The U.S. Peace Corps is trying to diversify its work force by actively recruiting minorities, older people and couples, but the director of the agency said Monday in San Francisco that only legally married people are classified as a couple.
Director Gaddi Vasquez spoke at the San Francisco Commonwealth Club about the Peace Corps’ recruitment plan, which includes doubling the current volunteer force of 7,000 people to 14,000 within the next five years.
He said a major part of expanding the work force, which is composed of volunteers who spend two years working for free in developing countries, will include bringing in more minorities, older people and couples.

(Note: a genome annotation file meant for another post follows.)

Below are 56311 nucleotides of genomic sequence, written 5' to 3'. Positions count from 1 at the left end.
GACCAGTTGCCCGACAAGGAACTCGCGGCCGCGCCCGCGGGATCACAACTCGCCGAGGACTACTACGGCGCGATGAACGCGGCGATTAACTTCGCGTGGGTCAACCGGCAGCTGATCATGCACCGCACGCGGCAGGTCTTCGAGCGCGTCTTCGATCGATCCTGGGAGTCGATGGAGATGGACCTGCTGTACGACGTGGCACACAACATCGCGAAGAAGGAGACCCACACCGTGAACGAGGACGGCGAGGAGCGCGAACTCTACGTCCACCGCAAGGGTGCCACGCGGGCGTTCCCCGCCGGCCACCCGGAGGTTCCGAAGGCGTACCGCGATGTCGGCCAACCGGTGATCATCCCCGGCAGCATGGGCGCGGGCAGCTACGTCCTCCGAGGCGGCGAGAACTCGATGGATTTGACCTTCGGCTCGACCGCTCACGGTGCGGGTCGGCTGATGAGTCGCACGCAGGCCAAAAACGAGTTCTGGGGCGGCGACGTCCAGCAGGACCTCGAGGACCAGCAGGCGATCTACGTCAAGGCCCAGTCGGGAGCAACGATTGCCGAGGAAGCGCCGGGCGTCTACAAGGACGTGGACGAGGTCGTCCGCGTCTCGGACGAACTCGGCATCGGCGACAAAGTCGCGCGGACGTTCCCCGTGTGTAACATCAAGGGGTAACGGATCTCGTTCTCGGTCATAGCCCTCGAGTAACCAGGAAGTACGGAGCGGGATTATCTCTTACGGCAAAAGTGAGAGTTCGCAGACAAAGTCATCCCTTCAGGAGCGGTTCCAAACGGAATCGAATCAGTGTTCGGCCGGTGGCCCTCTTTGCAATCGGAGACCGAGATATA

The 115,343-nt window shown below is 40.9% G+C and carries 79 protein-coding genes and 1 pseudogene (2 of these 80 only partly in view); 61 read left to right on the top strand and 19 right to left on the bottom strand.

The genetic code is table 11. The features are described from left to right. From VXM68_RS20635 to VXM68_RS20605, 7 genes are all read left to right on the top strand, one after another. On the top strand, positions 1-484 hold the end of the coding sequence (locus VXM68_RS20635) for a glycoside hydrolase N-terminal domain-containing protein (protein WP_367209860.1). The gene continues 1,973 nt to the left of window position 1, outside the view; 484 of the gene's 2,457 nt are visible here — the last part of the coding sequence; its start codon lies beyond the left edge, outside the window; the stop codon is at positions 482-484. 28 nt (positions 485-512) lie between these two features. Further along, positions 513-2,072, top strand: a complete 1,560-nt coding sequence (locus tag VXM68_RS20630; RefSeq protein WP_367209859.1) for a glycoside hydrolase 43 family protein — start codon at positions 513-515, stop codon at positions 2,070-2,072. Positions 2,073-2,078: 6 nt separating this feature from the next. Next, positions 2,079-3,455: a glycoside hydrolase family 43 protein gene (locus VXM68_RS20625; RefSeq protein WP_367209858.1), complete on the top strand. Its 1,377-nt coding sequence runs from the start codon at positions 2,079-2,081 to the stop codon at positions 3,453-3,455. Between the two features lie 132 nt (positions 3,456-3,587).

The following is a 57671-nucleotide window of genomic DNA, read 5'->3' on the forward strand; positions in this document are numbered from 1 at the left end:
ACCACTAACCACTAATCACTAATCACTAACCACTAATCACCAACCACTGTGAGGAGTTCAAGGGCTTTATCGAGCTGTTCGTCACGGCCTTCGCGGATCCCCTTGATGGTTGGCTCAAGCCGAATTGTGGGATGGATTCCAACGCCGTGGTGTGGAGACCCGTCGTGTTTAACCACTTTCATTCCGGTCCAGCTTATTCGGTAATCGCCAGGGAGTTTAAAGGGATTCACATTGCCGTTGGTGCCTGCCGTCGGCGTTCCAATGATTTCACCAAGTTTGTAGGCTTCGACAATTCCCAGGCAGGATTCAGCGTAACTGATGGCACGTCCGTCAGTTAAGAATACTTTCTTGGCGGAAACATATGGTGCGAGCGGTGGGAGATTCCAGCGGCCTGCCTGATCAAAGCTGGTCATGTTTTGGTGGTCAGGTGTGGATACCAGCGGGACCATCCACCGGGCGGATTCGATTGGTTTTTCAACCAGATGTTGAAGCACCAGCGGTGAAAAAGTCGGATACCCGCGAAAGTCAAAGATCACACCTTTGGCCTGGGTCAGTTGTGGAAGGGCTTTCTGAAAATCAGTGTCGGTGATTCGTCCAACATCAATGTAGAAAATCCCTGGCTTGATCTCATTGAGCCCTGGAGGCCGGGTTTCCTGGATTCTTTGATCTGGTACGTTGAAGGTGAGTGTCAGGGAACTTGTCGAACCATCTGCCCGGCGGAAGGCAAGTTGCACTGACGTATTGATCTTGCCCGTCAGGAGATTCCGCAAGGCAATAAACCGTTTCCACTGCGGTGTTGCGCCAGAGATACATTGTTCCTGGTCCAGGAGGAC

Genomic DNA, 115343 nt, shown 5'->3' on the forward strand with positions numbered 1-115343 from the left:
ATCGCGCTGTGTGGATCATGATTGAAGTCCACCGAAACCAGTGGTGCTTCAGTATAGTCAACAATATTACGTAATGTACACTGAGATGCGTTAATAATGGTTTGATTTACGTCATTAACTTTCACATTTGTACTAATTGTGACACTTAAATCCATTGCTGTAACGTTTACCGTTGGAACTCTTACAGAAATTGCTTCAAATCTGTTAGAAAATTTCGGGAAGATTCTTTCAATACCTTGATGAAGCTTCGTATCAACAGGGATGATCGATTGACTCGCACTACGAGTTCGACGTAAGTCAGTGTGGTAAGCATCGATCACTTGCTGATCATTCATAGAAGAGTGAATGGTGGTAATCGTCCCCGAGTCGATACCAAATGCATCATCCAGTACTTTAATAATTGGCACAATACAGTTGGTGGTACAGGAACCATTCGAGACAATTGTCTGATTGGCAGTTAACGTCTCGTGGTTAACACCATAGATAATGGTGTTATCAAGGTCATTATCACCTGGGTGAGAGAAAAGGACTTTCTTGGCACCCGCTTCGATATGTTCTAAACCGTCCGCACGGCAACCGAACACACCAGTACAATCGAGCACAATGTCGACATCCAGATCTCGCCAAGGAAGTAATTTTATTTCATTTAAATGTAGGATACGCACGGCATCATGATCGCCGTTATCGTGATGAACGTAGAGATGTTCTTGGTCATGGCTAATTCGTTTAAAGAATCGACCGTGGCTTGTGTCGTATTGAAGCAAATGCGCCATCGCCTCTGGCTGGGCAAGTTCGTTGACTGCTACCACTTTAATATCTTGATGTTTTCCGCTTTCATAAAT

The Peace Corps work force currently consists of 60 percent women, a fact Vasquez said he is proud of, but only 7 percent can be classified as "mature Americans'' and just 14 percent are minorities.
Vasquez, a Latino man who spent part of his childhood in Watsonville while his parents worked on farms, recounted a recent trip to Morocco where a young man exiting a mosque said he did not look like an American because his skin and hair is dark. This experience, he said, showed how crucial it is to further integrate the work force so the world has a better understanding of who lives in the United States.
"Fourteen percent is not representative of ethnicity in America,'' he said, referring to percentage of minorities serving in the Peace Corps.